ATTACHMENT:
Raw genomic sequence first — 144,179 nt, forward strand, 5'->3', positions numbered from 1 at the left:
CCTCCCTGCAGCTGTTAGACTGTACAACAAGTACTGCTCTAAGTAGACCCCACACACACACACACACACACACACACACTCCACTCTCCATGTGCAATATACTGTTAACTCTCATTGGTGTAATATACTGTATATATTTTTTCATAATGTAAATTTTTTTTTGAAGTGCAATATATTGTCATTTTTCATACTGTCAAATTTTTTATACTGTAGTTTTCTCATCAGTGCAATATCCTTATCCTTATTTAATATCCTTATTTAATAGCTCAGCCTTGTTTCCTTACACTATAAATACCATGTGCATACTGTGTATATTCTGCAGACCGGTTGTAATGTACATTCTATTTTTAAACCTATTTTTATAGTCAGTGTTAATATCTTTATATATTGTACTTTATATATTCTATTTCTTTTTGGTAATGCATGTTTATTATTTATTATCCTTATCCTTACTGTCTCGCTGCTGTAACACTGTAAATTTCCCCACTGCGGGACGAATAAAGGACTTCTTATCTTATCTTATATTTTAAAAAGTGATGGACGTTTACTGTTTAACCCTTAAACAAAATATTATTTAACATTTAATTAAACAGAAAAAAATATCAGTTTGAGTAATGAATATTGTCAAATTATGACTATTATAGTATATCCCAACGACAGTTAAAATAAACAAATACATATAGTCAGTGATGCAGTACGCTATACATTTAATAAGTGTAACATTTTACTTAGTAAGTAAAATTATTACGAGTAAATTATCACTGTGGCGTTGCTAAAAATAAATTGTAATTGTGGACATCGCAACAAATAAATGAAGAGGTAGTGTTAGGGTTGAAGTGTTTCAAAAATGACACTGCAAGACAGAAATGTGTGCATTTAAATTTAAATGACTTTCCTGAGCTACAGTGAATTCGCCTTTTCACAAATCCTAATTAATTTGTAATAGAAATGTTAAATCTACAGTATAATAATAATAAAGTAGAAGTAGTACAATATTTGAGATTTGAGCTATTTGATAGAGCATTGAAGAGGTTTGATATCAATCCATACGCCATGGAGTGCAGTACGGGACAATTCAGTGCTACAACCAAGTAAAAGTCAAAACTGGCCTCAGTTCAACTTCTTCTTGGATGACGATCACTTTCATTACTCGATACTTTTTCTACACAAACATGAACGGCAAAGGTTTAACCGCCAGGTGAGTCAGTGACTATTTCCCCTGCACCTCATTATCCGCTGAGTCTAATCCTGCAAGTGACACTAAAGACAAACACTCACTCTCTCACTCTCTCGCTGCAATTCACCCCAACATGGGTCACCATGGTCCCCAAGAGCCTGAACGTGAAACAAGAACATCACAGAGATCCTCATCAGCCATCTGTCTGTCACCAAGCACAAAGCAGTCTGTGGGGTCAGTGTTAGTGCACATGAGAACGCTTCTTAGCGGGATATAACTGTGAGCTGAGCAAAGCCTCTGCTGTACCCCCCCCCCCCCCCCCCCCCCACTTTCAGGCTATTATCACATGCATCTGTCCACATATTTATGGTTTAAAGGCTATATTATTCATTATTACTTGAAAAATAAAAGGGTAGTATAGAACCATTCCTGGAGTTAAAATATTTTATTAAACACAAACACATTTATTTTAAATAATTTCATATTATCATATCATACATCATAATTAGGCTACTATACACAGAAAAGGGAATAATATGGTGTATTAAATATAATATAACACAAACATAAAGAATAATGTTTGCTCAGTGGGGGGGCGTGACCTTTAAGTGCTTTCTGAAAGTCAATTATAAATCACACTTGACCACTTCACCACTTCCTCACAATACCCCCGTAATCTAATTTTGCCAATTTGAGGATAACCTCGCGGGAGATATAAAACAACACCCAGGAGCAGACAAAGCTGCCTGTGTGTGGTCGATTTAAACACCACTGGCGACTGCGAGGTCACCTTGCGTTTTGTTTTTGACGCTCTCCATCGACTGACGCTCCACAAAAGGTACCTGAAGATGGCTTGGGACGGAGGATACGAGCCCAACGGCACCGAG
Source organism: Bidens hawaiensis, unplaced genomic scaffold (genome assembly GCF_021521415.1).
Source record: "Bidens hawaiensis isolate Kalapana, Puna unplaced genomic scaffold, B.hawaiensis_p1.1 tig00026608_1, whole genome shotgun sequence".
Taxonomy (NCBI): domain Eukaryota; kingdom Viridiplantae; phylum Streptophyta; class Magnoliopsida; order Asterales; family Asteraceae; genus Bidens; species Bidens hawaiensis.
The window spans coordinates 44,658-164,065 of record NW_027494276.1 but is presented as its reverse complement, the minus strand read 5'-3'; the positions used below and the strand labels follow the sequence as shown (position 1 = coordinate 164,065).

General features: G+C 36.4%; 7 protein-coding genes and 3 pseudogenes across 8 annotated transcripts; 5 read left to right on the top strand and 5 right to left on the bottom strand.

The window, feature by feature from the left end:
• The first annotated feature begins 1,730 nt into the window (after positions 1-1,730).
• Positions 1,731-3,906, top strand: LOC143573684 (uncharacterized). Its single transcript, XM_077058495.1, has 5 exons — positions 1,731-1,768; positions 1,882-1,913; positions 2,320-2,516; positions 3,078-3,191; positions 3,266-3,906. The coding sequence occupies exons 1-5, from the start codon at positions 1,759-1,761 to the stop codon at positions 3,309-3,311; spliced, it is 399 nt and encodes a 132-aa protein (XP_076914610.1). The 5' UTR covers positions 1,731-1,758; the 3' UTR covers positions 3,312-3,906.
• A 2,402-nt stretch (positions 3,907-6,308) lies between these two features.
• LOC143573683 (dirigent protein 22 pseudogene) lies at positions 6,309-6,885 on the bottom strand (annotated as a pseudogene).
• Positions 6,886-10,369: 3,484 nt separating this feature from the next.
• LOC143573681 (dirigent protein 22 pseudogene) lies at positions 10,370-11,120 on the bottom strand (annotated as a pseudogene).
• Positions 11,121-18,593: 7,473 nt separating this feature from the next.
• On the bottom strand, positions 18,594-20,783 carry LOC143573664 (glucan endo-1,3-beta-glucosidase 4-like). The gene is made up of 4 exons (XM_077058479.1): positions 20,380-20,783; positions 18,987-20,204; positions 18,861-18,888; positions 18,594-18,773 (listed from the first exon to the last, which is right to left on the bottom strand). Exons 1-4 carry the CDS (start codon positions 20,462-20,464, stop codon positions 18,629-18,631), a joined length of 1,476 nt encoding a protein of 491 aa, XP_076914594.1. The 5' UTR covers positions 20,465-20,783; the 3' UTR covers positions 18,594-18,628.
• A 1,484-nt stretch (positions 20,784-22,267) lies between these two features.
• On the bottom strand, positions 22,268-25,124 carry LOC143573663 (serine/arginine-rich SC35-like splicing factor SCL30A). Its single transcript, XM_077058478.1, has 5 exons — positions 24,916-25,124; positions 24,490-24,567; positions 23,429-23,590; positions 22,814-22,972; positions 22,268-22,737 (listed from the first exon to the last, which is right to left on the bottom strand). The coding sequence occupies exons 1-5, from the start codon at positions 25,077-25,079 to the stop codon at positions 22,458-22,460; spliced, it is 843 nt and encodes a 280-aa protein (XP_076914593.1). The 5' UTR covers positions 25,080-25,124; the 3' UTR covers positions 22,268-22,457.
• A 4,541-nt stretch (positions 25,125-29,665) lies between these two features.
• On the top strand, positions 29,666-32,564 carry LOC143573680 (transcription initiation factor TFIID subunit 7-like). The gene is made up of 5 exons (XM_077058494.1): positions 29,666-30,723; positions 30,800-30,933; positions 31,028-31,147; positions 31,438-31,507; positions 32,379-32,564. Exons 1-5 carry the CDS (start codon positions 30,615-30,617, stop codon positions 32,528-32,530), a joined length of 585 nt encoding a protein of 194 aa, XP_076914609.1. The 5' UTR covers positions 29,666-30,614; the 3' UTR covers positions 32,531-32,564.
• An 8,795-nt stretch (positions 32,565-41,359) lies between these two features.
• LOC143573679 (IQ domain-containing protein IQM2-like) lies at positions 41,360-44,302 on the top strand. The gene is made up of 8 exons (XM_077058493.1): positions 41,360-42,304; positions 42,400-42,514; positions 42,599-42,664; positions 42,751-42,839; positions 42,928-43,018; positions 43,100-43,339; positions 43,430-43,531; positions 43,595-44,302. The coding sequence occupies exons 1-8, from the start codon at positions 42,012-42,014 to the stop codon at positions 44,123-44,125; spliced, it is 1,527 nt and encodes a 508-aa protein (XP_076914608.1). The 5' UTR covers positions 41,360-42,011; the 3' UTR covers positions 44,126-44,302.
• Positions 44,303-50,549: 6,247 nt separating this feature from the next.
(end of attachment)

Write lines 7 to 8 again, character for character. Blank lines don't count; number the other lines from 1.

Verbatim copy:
General features: G+C 36.4%; 7 protein-coding genes and 3 pseudogenes across 8 annotated transcripts; 5 read left to right on the top strand and 5 right to left on the bottom strand.

The window, feature by feature from the left end: